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Cloud Communications 2021: 3 Key Predictions

When I think about where cloud communications will be in three years, I sometimes like looking back at older predictions. In 2011, AT&T’s CTO told Mobile World Congress that storing all of your data in the cloud would be inevitable, useful, and ultimately, creepy. In 2011, the idea of allowing a system to know your contacts and analyze your preferences seemed invasive. In 2018, many of us have invited devices like Amazon Alexa into our homes to chat with our kids.  

At this point, AT&T’s CTO was right about the fact that cloud communications is inevitable. Last fall, Gartner forecasted that the renewal rate for like-for-like systems would drop from 95 percent to less than 25 percent in the next few years. Fuze’s own research showed that more 96 percent of CIOs will have a formal cloud strategy in place by the end of the year. We’re just starting to see the sense of urgency  play out with competitive consolidation, including Cisco’s acquisition of Broadsoft and Nice’s purchase of inContact -- these types of investments are a matter of survival for legacy players to stay relevant.

So what else can we project for cloud communications in 2021? Here are some of my thoughts:

Prediction 1: Cloud Migrations will Become Less Painful

Right now, legacy systems are a top pain point when it comes to migrating communications to the cloud. Many organizations who may want to make a cloud migration may have contracts in place with a legacy vendor, such as a PBX system. Maybe they just purchased new phones a year or two ago, and can’t upend that investment for the next five years. This type of migration doesn’t have to be difficult; I believe in the concept of “designed coexistence” for making the transition to the cloud.

For example, if an organization is using a legacy PBX system, intra-office calling and legacy root systems still need to work as the change to a cloud UCaaS is in progress. A good vendor will serve as a bridge between these legacy systems and pure cloud-based services. If not, the transition will be painful, users will be incredibly frustrated, and something will inevitably break. Ask a prospective UCaaS vendor for a proof-of-concept for their interoperability with your specific legacy systems. Hybrid cloud is an important stepping stone and a reality to achieving a full migration.

In 2021, however, I predict that pure cloud-based services will dominate the communications landscape as companies skip attempts to achieve parity with decades-old legacy PBX systems via hybrid deployments. Instead, they will focus on the value of a unified voice, video, and chat service that is 100% cloud-based to match their operational and cost goals, and more importantly to match the adoption characteristics of their rapidly evolving workforce.

Prediction 2: Cultural Transformations will be as Important as Digital Ones

Speaking of a rapidly evolving workforce, digital transformations fail most often because people take cultural transformations for granted. Our industry has seen so many examples of users that ignore change, circumvent systems, and bring in low-cost shadow IT solutions to meet their specific demands. With multiple generations coexisting in the workforce, it’s not an option to ignore the points-of-view and use-cases of an entire demographic of people in favor of change. In my opinion, sometimes these cultural transformations can be even more important than digital ones.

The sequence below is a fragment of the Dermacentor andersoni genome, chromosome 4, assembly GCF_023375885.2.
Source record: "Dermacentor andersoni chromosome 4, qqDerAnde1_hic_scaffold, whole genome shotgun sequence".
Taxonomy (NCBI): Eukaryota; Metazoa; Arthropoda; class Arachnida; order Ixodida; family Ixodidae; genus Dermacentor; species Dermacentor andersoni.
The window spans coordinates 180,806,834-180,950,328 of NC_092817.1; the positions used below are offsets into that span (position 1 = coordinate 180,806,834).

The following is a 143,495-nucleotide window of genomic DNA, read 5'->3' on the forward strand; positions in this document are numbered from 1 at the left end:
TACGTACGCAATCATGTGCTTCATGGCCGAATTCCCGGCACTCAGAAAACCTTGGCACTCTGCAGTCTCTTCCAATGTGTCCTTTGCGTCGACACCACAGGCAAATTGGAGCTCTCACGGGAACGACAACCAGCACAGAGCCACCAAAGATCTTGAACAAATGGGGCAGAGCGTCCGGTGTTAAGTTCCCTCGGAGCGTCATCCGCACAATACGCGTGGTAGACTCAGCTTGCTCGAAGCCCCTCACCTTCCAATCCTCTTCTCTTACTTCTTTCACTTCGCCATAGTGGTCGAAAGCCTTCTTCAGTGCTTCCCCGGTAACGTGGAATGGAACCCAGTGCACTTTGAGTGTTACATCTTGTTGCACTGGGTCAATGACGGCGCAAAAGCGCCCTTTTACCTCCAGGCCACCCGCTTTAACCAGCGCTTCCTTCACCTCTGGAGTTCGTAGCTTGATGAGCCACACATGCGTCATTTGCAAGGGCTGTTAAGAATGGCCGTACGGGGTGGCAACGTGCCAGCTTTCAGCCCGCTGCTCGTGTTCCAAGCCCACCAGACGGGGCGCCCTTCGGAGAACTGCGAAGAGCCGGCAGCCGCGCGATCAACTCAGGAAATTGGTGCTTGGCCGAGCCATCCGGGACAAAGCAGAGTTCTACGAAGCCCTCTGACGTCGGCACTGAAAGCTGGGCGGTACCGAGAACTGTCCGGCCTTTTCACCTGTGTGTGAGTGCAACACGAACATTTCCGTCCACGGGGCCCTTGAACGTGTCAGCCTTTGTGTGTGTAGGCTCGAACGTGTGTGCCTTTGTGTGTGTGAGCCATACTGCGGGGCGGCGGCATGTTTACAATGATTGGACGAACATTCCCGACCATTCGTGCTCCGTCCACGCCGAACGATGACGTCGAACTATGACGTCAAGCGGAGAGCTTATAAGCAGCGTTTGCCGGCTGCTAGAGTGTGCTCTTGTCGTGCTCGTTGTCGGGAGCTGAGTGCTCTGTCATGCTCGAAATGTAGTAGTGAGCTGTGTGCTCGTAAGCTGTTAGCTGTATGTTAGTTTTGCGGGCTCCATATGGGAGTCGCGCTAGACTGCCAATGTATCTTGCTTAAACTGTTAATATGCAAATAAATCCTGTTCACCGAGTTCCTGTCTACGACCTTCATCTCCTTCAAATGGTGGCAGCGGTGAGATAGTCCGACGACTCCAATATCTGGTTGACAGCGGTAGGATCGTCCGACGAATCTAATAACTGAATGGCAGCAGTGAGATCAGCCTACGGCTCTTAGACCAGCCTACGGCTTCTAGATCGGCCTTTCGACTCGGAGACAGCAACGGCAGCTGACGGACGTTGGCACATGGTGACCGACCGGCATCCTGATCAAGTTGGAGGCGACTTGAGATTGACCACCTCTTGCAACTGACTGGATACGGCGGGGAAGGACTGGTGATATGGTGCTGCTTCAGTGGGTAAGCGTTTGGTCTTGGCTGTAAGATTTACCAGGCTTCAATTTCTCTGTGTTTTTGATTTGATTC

We’ve seen some of the biggest companies stumble with their cloud transformations when simple requirements of a front desk operator or executive assistant -- such as call parking -- aren’t taken into consideration. The best UCaaS providers will make this cultural transition easier by helping an organization identify the different personas using the system, as well as daily use-cases of each persona. From there, it’s critical that the organization brings representatives from each workplace demographic into the fold when making any important decisions about a migration to the cloud. Communication and training for the workforce are key to wide-scale cloud adoption in an enterprise digital transformation.

Prediction 3: Next-Gen Cloud Technologies will Work Better Together

One of the biggest benefits of the cloud is the ability to choose best-of-breed solutions, and have them all speak the same language. Most of the next-gen cloud technologies in 2021 will work best when the core systems of an organization are also in a pure-cloud environment. The data from various best-of-breed systems has to be cloud-native: that means it’s easily consumed by AI and IoT apps, for example, and should require no work to unify and normalize.

For example, Fuze unifies three key communication areas: voice, video, and collaboration, at the infrastructure, data, and application layers. We’re able to consolidate communications and provide bi-directional data connectivity for many of the common business applications across the enterprise ecosystem. Just one possibility: a sales person is able to see customer name, contact details, and open revenue associated with the account in Salesforce.com and a support representative is able to view a list of open incident tickets before answering a customer call. I believe this type of ecosystem will become even more achievable (with even more use cases) when enterprises go all-in on cloud.

Where do you think cloud communications will be in 2021? What are some of your biggest deployment challenges? We’d love to hear your thoughts.

Michael Affronti

Michael Affronti

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